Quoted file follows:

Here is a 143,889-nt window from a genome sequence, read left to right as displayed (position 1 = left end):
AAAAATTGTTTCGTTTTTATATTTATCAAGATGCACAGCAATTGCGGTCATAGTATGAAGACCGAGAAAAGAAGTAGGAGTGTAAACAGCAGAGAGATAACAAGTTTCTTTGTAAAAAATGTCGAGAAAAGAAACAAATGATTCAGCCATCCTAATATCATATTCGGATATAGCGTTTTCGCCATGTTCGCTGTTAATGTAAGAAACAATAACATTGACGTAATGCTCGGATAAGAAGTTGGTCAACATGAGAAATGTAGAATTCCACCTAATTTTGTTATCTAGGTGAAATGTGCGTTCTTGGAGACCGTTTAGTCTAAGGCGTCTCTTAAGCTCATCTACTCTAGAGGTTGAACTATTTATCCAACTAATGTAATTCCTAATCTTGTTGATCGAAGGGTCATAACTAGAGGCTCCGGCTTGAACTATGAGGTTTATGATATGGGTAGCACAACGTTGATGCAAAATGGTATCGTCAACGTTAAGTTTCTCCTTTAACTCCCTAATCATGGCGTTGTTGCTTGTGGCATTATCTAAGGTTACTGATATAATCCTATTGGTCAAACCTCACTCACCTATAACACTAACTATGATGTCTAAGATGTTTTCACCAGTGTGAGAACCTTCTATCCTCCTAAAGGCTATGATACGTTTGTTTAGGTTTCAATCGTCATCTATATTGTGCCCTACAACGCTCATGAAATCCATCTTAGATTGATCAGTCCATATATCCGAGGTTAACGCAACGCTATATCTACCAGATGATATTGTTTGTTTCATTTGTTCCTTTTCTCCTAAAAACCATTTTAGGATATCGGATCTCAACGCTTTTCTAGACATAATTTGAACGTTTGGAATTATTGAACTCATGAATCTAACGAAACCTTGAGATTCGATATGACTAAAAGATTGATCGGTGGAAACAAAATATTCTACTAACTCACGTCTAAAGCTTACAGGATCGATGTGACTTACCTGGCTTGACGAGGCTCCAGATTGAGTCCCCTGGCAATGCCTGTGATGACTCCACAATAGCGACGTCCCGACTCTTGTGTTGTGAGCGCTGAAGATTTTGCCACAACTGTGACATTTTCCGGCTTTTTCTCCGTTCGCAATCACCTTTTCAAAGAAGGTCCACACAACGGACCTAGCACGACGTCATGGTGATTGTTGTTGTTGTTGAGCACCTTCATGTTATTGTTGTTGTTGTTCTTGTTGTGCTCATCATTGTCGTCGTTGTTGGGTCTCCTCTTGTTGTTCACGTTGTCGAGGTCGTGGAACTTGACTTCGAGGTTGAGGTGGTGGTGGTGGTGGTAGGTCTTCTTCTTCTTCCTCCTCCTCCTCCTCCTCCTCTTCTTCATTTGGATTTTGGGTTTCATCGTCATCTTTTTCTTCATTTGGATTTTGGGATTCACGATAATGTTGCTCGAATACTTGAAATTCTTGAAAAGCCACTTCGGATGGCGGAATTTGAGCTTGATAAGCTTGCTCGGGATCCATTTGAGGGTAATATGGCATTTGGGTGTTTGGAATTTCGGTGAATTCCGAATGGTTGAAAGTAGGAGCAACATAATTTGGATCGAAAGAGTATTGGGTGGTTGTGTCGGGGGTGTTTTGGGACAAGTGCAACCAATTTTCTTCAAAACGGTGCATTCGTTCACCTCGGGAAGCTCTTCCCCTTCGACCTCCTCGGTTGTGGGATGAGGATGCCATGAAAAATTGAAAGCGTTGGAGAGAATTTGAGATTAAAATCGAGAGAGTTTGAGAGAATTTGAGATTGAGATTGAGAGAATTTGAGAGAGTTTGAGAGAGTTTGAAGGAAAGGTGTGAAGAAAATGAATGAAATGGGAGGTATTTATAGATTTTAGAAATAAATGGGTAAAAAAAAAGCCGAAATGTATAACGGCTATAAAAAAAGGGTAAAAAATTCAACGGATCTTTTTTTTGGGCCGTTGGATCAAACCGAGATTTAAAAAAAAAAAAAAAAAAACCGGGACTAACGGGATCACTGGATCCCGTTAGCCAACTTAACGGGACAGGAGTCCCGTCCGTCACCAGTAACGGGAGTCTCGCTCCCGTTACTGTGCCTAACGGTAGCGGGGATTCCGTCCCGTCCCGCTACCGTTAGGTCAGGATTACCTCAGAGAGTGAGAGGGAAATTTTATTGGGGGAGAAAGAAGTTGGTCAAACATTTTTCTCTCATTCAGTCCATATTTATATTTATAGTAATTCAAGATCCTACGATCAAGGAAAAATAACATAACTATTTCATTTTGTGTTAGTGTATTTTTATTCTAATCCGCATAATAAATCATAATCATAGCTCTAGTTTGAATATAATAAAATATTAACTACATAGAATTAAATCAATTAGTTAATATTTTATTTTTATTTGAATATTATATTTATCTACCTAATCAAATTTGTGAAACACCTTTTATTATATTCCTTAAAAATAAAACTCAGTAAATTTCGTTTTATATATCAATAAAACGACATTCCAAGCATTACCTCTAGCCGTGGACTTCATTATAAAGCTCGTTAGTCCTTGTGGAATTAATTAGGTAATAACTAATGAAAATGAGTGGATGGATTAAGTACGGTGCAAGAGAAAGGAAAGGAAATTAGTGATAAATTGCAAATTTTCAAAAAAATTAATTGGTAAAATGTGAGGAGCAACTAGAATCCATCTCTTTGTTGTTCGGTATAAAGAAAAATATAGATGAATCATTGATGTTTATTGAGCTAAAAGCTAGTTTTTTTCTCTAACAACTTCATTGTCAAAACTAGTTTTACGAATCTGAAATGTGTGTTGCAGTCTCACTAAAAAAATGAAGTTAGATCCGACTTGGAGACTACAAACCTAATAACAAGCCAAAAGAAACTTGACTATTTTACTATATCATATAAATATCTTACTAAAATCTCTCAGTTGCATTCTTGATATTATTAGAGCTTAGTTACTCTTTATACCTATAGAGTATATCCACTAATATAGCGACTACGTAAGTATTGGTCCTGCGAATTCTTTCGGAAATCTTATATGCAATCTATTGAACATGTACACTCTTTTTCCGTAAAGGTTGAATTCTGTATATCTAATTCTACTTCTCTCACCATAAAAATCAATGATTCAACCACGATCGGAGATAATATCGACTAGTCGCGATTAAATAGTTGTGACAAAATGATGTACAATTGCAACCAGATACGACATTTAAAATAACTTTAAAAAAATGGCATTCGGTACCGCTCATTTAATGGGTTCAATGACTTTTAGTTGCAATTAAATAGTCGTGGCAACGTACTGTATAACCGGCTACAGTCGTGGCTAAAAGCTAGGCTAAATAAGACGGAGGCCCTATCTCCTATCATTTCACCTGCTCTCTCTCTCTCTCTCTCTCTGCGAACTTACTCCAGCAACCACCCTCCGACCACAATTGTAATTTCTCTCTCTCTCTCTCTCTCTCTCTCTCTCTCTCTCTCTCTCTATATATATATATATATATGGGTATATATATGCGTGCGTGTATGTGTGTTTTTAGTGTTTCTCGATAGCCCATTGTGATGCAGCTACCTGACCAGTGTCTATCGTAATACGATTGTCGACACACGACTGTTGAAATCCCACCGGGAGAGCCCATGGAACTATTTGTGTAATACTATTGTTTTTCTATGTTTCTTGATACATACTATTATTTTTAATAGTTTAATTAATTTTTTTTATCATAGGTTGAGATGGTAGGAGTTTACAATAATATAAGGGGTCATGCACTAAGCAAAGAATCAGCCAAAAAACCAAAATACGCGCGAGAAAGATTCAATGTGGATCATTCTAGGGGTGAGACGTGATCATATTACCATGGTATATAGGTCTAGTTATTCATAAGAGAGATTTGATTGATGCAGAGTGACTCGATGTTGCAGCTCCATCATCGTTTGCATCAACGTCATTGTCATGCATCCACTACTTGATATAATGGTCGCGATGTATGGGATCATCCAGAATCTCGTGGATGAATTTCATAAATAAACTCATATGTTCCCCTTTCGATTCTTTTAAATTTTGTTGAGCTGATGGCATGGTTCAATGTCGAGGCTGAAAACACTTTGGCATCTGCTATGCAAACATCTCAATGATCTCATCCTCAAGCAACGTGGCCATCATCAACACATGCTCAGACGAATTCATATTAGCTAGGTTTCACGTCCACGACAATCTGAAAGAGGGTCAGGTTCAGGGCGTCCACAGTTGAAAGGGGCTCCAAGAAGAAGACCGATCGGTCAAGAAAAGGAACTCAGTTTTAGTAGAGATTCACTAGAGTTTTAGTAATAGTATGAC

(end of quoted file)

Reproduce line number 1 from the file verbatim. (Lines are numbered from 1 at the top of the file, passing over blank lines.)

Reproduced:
Here is a 143,889-nt window from a genome sequence, read left to right as displayed (position 1 = left end):